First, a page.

Pronunciation is the way in which a word or a language is spoken. This may refer to generally agreed-upon sequences of sounds used in speaking a given word or language in a specific dialect ("correct" or "standard" pronunciation) or simply the way a particular individual speaks a word or language.

Words' pronunciations can be found in reference works such as dictionaries. General-purpose dictionaries typically only include standard pronunciations, but regional or dialectal pronunciations may be found in more specific works.[1] Orthoepy means pronunciation considered correct, or the study thereof.

A word can be spoken in different ways by various individuals or groups, depending on many factors, such as: the duration of the cultural exposure of their childhood, the location of their current residence, speech or voice disorders,[2] their ethnic group, their social class, or their education.[3]

Linguistic terminology edit

Syllables are combinations of units of sound (phones), for example "goo" has one syllable made up of [g] and [u]. The branch of linguistics which studies these units of sound is phonetics. Phones which play the same role are grouped together into classes called phonemes; the study of these is phonemics or phonematics or phonology. Phones as components of articulation are usually described using the International Phonetic Alphabet (IPA).[4]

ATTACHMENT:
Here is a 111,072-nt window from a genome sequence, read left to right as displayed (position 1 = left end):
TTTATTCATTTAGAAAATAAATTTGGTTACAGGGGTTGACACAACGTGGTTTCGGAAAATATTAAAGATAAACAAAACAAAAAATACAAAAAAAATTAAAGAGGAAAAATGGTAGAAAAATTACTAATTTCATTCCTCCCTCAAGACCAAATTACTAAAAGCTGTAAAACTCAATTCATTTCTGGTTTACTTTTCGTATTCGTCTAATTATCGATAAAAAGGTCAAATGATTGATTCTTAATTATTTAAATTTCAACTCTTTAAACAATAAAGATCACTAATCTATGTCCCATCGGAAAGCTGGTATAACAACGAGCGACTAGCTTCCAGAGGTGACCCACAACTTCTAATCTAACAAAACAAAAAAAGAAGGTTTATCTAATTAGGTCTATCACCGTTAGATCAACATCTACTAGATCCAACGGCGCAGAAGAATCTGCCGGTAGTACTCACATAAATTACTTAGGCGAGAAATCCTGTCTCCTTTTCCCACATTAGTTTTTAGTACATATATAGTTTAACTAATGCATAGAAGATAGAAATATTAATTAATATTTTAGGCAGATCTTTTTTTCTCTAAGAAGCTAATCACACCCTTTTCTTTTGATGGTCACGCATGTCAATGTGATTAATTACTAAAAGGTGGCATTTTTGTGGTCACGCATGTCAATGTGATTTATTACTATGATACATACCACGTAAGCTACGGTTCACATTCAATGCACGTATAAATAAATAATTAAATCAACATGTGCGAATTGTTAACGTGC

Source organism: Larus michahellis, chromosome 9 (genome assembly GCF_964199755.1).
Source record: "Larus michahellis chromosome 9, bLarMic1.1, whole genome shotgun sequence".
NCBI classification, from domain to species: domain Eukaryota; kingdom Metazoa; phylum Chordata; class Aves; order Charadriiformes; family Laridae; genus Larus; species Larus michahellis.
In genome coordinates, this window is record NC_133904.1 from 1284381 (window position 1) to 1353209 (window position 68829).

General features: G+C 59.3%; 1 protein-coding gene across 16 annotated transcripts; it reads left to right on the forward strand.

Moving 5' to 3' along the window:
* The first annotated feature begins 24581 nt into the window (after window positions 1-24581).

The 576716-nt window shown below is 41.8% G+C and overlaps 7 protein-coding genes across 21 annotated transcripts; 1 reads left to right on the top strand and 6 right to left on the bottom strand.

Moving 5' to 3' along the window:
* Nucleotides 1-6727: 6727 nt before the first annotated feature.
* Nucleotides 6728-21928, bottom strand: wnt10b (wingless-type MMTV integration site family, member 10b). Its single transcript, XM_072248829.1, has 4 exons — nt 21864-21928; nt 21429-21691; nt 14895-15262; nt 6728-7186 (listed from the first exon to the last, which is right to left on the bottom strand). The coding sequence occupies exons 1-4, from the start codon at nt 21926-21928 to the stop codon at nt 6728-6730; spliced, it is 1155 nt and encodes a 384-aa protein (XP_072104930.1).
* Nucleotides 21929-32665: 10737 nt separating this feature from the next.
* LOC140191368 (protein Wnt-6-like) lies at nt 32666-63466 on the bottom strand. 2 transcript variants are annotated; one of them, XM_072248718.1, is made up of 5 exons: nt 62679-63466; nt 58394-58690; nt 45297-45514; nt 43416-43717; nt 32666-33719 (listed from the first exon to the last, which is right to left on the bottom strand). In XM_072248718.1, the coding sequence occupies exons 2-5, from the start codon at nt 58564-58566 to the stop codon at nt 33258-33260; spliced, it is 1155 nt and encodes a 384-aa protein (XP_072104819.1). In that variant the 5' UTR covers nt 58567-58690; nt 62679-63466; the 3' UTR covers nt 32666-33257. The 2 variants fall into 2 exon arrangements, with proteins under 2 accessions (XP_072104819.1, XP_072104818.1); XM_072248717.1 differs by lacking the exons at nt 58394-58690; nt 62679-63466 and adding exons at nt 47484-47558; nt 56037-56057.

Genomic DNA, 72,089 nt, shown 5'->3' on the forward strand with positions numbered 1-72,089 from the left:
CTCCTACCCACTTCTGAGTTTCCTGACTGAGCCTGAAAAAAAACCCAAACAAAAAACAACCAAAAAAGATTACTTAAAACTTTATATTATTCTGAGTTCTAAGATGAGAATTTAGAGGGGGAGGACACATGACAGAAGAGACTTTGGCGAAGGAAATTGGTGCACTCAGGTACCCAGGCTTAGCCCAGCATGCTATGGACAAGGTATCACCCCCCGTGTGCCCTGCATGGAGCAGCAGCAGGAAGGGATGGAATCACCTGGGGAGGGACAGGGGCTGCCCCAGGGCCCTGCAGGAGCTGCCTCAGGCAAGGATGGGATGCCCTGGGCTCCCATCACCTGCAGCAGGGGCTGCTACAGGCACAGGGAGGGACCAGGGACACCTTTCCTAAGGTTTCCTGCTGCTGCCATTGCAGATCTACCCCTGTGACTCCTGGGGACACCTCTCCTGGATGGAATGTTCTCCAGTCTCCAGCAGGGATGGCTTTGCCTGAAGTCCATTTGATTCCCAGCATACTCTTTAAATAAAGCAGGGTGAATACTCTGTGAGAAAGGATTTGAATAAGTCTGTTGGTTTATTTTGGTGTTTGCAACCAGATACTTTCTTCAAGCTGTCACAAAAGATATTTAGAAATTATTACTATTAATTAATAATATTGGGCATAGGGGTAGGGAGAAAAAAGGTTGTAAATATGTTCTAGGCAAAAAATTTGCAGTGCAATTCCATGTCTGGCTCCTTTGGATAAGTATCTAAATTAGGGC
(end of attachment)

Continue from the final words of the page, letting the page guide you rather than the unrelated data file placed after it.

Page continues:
See also edit

References edit

  1. ^ The Oxford Handbook of Lexicography, 2016, page 303
  2. ^ Beech, John R.; Harding, Leonora; Hilton-Jones, Diana (1993). "Assessment of Articulation and Phonology". In Grunwell, Pam (ed.). Assessment in Speech and Language Therapy. CUP Archive. p. 55. ISBN 0-415-07882-2.
  3. ^ Paulston, Christina Bratt; Tucker, G. Richard (February 14, 2003). "Some Sociolinguistic Principles". In Labov, William (ed.). Sociolinguistics: The Essential Readings. Wiley-Blackwell. pp. 234–250. ISBN 0-631-22717-2.
  4. ^ Schultz, Tanja (June 12, 2006). "Language Characteristics". In Kirchhoff, Katrin (ed.). Multilingual Speech Processing. Elsevier. p. 12. ISBN 0-12-088501-8.

External links edit